October 7th, 2008

Blogariddims 50

Today marks the seeding of the fiftieth and final episode of the brilliant Blogariddims series, a near-monthly “podcast” with which many readers of w&w no doubt have some passing acquaintance. Indeed, if you’re omnivorous like me, you’ve likely downloaded every one, each time enticed by the loving, careful, idiosyncratic and refreshingly all-over-the-map episodes from some of the most interesting and engaged music bloggers on the ol’ ‘osphere (if I don’t say so myself).

Nuff nuff props to Droid for imagineering the whole thing and running a pretty tight ship all the while. It was a pleasure to be involved, and I’m delighted to have been able to contribute to the appropriately motley final episode, which features 11 mini-mixes from former contributors to the series.

As with my previous contribution, Another Crunk Genealogy (#11), I couldn’t resist teasing a particular musical thread throughout my mix. In this case, however, rather than letting a suggestive set of rhythmic patterns guide my track selection, here I’ve decided to focus on a particular melody, often — but not always — taking the form of a familiar bassline cutting across (rhythm&)blues, soul, pop, hip-hop, dancehall, jungle, and bubbling, to name a bunch. It’s a surprisingly common riff, suggesting perhaps the naturalness of playing such a thing on an instrument (esp guitar/bass) rather than some (prolly) specious theory of origins. Many readers/listeners will know it best via Sly & Robbie’s Bam Bam riddim, which notably supported, among other hits, the early 90s crossover classic “Murder She Wrote.” Others will be transported back to Otis Redding’s “Tramp” right away.

Although I wouldn’t purport that this is a comprehensive genealogy of any sort, I’ve done my best to bring a number of the more important/influential tracks to employ this melody, throwing in a few (obscure) curveballs for good measure, and doing my best not to get too hung up on pseudo-genealogical orthodoxy. For the record, I’ve crammed the following 13 tracks into my 7 minutes (no numerology a gwaan, trust me); and while I tease some tracks in and out, the general sequence is as follows —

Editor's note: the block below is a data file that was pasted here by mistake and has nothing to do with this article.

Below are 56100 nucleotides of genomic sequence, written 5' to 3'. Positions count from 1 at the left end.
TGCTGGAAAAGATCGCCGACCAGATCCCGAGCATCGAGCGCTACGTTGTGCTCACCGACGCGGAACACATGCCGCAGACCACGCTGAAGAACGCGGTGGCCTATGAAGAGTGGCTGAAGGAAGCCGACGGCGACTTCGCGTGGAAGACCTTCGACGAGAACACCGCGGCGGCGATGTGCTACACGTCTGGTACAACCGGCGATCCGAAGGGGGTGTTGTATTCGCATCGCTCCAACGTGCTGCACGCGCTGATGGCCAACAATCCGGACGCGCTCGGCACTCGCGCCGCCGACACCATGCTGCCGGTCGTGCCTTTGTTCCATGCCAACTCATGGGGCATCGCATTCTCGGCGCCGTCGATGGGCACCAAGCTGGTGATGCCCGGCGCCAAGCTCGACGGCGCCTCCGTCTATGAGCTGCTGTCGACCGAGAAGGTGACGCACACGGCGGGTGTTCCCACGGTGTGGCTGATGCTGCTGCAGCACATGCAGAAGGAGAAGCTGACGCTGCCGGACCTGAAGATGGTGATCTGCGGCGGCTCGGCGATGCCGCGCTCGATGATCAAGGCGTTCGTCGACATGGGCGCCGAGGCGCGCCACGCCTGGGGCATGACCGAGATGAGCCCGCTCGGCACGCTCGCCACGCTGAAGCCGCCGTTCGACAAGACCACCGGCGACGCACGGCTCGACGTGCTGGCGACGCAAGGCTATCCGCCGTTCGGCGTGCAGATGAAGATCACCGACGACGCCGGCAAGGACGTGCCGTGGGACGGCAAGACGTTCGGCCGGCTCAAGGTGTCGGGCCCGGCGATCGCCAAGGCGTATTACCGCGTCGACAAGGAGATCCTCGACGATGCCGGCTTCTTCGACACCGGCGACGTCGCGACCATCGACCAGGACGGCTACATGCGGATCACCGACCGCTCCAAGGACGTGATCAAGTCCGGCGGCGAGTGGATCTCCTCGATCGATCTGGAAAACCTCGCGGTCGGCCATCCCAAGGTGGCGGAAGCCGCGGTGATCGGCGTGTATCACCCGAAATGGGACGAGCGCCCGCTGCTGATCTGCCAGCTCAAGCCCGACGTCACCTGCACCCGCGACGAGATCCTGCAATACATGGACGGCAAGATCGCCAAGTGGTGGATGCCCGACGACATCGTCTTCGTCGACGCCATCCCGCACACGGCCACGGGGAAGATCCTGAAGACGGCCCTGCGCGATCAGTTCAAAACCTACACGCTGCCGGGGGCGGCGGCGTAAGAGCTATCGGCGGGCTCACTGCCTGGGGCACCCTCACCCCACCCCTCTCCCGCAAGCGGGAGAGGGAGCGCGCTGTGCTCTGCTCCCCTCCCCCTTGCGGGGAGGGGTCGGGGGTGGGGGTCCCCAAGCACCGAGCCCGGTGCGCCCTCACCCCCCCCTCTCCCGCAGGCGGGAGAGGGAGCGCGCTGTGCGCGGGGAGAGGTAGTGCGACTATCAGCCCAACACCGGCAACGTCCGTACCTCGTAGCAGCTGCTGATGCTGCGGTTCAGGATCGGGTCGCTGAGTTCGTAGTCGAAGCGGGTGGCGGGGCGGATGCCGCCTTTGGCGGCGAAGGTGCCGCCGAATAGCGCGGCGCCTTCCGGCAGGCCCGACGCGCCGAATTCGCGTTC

>> Lowell Fulson, “Tramp”
      >> Otis Redding & Carla Thomas, “Tramp”
      >> Cypress Hill, “How I Could Just Kill a Man”
      >> Prince, “7”
      >> Sly & Robbie, “Bam Bam Riddim”
      >> Chaka Demus & Pliers, “Murder She Wrote”
      >> Cutty Ranks, “A Who Seh Me Dun”
      >> Cutty Ranks, “Limb By Limb” (original + jungle remix by DJ SS)
      >> Janet Lee Davis, “I Will Always Love You”
      >> DJ Playero, “DJ Playero Pistas #7″
      >> DJ Playero, “DJ Playero Pistas #9″
      >> ??, “Bubbling MSN Remix”

I don’t really want to get as prolix here as I did in my notes for “Another Crunk Genealogy.” Suffice to say (and I think you’ll hear) that there are lots of connections ricocheting around in this mini-mega-mix. For one, Lowell Fulson’s “Tramp,” which I tease in and out of the mix, is the track sampled by Muggs for Cypress’s “Kill a Man” — the latter track meshing/mashing incredibly well with Prince’s “7” (talk about nonsense numerology), a song that — cheese aside — always seemed kind of hardcore (and hip-hop influenced) with that low, 808-y bass playing that line in particular.

To step back for a minute, it’s worth noting that the version of “Tramp” recorded at/for Stax by Otis & Carla has also been widely sampled by hip-hop producers (though often for its drums rather than bassline). So between those two bluesy hits from 1967, that riff — played both on bass and by horns — was really in the air, both in the late 60s and the early 90s. It turns up in lots of other soul (not to mention rocksteady) and hip-hop tracks, and it’s not that surprising that such open-eared musicians as Sly & Robbie might have nodded to it on their massive production for 1992, the Bam Bam riddim. The opening — and recurring — guitar lick on that riddim is pretty clearly (and consonantly) related to the riff from “Tramp,” and though I could have stuck entirely to Bam Bam versions/voicings, I’ve also observed that several other reggae riddims from that time period seem to sample the riddim’s guitar, including the Pitch / Fever Pitch riddim produced in 1993 by Sly and Gitsy (which supports, among other big chunes, Cutty Ranks’s fierce “Limb by Limb”).

Couldn’t resist squeezing another genre into the mix, so I took the opportunity to work in, if briefly, a jungle remix of Cutty’s “Limb” before segueing to, even more briefly (for which you should thank me), a cloyingly cheesy cover of “I Will Always Love You” by Janet Lee Davis (which Droid sent to me via email about a year ago when I was looking into connections between Bam Bam and Fever Pitch, primarily for my research into early reggaeton history).

I finish with a couple “reggaeton” / “underground” pistas — c/o Daddy Playero — both inspired by (and sampling from) the Bam Bam / Pitch material. Those riddims became major sample sources for proto-reggaeton producers in the early&mid-90s, right alongside the (now better known / more synonymous) Dem Bow. Likewise, Holland’s bubbling scene has fixated on the Bam Bam as sample source. Not only are a good number of standard bubbling loops derived from the Bam Bam, but I remain totally tickled by the anonymous (to me anyhow) producer who decided to interpolate a couple measures of Bam Bam in his MSN messenger remix (which also made an appearance in my full-length Blogariddims mix). I drop in this final bit right at the end, ramping up the tempo from a steady 100+ to around 140 before crashing out with a reverbed landing on that original Fulsom guitar chord. Bam is right!